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As shown by the recent trials of Slobodan Milosevic, Charles Taylor and Saddam Hussein, the large-scale and systematic commission of international crimes is usually planned and set in motion by senior political and military leaders. Nevertheless, the application of traditional forms of criminal liability leads to the conclusion that they are mere accessories to such crimes.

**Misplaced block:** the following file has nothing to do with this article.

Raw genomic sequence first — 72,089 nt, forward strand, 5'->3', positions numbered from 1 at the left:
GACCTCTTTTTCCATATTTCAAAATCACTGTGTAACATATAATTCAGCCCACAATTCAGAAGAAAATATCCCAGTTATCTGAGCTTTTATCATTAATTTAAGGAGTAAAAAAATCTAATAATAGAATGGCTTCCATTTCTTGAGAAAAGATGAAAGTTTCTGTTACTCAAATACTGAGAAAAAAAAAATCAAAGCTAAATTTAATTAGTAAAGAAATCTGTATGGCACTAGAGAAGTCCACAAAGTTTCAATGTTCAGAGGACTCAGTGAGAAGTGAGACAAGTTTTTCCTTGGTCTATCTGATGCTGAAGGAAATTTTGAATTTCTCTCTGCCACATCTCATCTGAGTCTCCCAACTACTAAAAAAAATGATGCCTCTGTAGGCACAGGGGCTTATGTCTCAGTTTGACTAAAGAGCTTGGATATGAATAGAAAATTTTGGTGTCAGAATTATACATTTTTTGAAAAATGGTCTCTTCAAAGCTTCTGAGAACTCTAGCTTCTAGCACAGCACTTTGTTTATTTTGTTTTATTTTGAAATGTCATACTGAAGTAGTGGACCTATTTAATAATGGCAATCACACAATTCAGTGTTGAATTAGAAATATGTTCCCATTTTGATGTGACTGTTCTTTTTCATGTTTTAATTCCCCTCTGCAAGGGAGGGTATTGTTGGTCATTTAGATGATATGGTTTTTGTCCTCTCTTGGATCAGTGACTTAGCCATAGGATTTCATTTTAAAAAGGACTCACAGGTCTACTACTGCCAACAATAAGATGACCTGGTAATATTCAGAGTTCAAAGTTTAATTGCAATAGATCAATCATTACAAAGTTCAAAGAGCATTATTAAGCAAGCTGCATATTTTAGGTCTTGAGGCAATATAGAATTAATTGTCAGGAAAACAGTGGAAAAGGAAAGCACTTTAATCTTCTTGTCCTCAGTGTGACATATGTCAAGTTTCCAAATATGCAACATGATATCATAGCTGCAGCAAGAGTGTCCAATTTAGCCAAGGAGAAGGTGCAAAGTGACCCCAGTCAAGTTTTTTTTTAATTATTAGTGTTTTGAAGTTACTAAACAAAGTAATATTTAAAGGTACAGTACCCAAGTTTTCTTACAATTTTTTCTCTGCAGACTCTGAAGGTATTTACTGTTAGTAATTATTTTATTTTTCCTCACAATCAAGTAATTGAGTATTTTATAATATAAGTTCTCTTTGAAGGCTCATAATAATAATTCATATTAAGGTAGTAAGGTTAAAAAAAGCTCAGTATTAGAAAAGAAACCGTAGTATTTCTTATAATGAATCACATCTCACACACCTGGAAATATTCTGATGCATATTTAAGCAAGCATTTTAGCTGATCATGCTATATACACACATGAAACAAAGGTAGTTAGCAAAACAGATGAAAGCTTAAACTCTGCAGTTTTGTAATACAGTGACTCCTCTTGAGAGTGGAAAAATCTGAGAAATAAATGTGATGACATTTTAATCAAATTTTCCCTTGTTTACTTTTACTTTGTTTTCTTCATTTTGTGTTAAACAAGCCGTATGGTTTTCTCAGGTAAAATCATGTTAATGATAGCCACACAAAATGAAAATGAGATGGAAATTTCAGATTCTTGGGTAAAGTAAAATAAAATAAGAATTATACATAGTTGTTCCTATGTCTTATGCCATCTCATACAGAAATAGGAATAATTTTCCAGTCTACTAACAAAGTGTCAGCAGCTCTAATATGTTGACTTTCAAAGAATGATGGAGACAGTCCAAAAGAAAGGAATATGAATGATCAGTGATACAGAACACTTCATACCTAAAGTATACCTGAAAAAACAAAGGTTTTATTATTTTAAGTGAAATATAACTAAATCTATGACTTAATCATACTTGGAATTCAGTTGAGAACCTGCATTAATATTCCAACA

This does not reflect their central role and often results in a punishment which is inappropriately low in view of the impact of their actions and omissions. For these reasons, international criminal law has placed special emphasis on the development the concepts of joint criminal enterprise (also known as the common purpose doctrine) and control of the crime, which aim at reflecting better the central role played by senior political and military leaders in campaigns of large scale and systematic commission of international crimes.
The Rome Statute of the International Criminal Court and the case law of the ICTY and the ICTR have, in recent years, played a unique role in the achievement of this goal.